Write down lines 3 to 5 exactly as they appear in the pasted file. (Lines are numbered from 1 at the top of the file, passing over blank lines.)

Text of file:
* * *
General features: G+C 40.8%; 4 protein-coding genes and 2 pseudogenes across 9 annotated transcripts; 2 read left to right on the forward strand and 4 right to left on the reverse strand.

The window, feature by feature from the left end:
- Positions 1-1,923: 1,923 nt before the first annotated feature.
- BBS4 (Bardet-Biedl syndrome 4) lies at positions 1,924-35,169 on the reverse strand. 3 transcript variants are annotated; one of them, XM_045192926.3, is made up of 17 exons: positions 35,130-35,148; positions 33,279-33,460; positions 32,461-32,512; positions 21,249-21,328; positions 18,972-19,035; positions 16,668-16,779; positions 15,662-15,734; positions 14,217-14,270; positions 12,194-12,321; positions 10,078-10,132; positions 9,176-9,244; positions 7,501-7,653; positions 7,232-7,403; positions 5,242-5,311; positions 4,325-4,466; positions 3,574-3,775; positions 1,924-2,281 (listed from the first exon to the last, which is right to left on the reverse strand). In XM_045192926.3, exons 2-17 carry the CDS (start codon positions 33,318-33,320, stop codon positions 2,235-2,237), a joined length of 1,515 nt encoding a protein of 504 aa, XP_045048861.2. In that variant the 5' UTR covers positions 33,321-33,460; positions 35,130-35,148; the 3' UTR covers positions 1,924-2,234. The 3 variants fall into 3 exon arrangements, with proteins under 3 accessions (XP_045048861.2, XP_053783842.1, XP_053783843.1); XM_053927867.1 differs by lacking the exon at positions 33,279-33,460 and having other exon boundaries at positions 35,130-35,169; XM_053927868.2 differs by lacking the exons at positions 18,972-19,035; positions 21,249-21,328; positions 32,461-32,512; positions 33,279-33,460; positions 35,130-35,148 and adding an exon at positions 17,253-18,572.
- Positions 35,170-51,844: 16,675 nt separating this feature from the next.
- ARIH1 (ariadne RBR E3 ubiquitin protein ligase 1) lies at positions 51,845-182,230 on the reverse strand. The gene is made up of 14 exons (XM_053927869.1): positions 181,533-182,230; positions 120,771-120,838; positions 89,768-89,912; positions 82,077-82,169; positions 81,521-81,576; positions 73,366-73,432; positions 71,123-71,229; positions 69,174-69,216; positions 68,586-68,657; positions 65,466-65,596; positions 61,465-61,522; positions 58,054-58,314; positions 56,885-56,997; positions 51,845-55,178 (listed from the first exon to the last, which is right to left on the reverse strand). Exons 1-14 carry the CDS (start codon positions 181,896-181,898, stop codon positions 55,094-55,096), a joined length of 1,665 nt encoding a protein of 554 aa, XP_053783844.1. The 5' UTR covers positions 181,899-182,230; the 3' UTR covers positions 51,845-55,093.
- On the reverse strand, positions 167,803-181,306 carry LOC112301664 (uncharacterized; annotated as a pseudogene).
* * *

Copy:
- Positions 1-1,923: 1,923 nt before the first annotated feature.
- BBS4 (Bardet-Biedl syndrome 4) lies at positions 1,924-35,169 on the reverse strand. 3 transcript variants are annotated; one of them, XM_045192926.3, is made up of 17 exons: positions 35,130-35,148; positions 33,279-33,460; positions 32,461-32,512; positions 21,249-21,328; positions 18,972-19,035; positions 16,668-16,779; positions 15,662-15,734; positions 14,217-14,270; positions 12,194-12,321; positions 10,078-10,132; positions 9,176-9,244; positions 7,501-7,653; positions 7,232-7,403; positions 5,242-5,311; positions 4,325-4,466; positions 3,574-3,775; positions 1,924-2,281 (listed from the first exon to the last, which is right to left on the reverse strand). In XM_045192926.3, exons 2-17 carry the CDS (start codon positions 33,318-33,320, stop codon positions 2,235-2,237), a joined length of 1,515 nt encoding a protein of 504 aa, XP_045048861.2. In that variant the 5' UTR covers positions 33,321-33,460; positions 35,130-35,148; the 3' UTR covers positions 1,924-2,234. The 3 variants fall into 3 exon arrangements, with proteins under 3 accessions (XP_045048861.2, XP_053783842.1, XP_053783843.1); XM_053927867.1 differs by lacking the exon at positions 33,279-33,460 and having other exon boundaries at positions 35,130-35,169; XM_053927868.2 differs by lacking the exons at positions 18,972-19,035; positions 21,249-21,328; positions 32,461-32,512; positions 33,279-33,460; positions 35,130-35,148 and adding an exon at positions 17,253-18,572.
- Positions 35,170-51,844: 16,675 nt separating this feature from the next.